What to see in the Reggio Emilia Apennines? Here is a beautiful itinerary that will guide you to the discovery of three medieval parish churches that dot this fascinating territory. These are authentic gems that tell millenary stories of devotion and art. The route, starting from our agritourism, is just over 60 kilometres long and can be travelled either by car or motorbike. Before setting out, we advise you to check the days and opening times of the parish churches.

The first stop on the itinerary is the Parish church of San Bartolomeo in Paullo (a hamlet of the municipality of Casina), which is about 25 kilometres from our agriturismo. Situated in a dominant position over the plain and the narrow valley of the Crostolo stream, it is one of the oldest parish churches in the Reggio Apennines and a precious example of Romanesque architecture. It preserves ample traces of the ancient structure, which can be placed between the end of the 11th century and the first two decades of the following century, the result of the rebuilding of an earlier church, mentioned as early as 980. Over the course of time, it has undergone various restoration works, the most recent due to a massive static consolidation carried out after the 2008 earthquake. Facing west, according to liturgical orientation, it has a gabled façade with an architraved portal. Turning to the interior, it preserves the three naves divided by six round columns of cut stone with carved capitals, Romanesque in character.

About 30 minutes away from the Parish church of San Bartolomeo, specifically in Carpineti, is the Parish church of San Vitale, the second stop on the itinerary. The year of the church’s foundation is unknown, but according to some authors it can be traced back to the Byzantine period. The building was abandoned around the mid-18th century, and today only the narthex or forepart, reduced to a chapel in the 1930s, and a short section of the perimeter wall, facing south, remains of the ancient parish church. Since 2015, it has been home to the Stone Museum, which houses artefacts from the archaeological area of San Vitale, including capitals decorated with sinuous weaves, casts of elegant friezes, ancient vases and the altar mensa of the parish church, which was consecrated in 1145. The old rectory has been restored and converted into a hostel with an adjoining restaurant (an excellent place to stop for lunch with traditional Reggio and mountain dishes).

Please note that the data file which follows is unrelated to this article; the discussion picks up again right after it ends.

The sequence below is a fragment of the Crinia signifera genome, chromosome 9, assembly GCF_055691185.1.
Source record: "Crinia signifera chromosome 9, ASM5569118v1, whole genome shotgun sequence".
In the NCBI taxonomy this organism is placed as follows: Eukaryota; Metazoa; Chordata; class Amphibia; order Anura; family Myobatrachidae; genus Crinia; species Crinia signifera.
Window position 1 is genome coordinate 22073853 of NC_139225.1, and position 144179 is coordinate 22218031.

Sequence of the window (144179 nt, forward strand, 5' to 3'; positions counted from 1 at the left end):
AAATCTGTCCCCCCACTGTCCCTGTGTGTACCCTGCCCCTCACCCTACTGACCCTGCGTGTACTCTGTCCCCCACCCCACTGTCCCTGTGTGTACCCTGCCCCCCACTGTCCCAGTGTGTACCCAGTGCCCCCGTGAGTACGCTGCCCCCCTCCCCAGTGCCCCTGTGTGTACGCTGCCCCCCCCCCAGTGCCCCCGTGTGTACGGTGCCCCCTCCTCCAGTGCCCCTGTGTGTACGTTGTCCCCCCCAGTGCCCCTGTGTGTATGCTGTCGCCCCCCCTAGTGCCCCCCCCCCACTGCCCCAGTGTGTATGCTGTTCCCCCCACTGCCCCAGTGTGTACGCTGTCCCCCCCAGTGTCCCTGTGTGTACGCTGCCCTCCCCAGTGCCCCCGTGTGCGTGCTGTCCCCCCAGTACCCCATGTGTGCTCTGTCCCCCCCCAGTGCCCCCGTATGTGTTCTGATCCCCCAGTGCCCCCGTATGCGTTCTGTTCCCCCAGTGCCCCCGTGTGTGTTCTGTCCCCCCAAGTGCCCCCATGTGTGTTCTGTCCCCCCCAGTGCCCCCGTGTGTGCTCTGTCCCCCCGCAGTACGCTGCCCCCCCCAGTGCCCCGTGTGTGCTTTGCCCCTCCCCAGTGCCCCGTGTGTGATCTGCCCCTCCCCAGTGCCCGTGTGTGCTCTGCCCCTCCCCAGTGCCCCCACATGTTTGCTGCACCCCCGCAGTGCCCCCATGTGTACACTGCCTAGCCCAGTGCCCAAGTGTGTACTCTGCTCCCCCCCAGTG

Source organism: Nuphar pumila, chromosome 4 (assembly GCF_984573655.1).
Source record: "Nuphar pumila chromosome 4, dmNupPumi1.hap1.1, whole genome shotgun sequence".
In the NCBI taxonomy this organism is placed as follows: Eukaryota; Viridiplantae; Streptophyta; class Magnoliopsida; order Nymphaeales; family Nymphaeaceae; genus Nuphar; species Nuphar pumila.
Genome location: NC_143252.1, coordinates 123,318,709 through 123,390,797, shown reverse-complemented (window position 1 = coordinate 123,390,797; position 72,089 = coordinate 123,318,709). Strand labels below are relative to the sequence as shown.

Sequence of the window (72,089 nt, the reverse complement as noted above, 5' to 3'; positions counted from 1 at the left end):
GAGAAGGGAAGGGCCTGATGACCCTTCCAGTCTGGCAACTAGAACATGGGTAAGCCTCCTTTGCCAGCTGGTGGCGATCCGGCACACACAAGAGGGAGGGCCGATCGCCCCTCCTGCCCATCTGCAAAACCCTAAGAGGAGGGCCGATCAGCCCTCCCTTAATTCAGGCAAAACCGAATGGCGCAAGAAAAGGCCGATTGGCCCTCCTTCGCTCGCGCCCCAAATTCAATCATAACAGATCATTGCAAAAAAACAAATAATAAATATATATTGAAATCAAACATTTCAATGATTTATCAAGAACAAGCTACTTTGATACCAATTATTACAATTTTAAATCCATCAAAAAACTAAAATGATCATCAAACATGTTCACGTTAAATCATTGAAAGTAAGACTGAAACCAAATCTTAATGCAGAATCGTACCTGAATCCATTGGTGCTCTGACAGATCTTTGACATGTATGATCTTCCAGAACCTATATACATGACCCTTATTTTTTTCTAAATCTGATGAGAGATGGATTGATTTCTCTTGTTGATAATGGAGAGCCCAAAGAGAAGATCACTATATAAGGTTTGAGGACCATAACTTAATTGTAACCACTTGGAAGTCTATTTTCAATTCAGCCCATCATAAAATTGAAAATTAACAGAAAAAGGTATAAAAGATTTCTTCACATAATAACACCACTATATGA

The third and final stop on the itinerary is the Parish Church of Santa Maria in Castello in Toano. Located a 30-minute drive from Carpineti, it is one of the best preserved and most significant parish churches in the territory. According to scholar Alcide Spaggiari, it is ‘the perfect, complete and intact monument of Canusian art in the Apennines’. It is not possible to establish exactly when the church was built, but it appears to be one of the oldest in the Reggio Emilia diocese. The first official document in which it is mentioned is a diploma dated 14 October 980, issued by Emperor Otto II. It is striking for the simplicity of its architectural lines, which give the building a particular solemnity, with a typically Romanesque-Lombard beauty. It retains its three-nave structure with arches and columns surmounted by capitals of considerable historic-artistic value, decorated with interlacing typical of the ars canusina.

Photo © PhotoVim – Wikipedia

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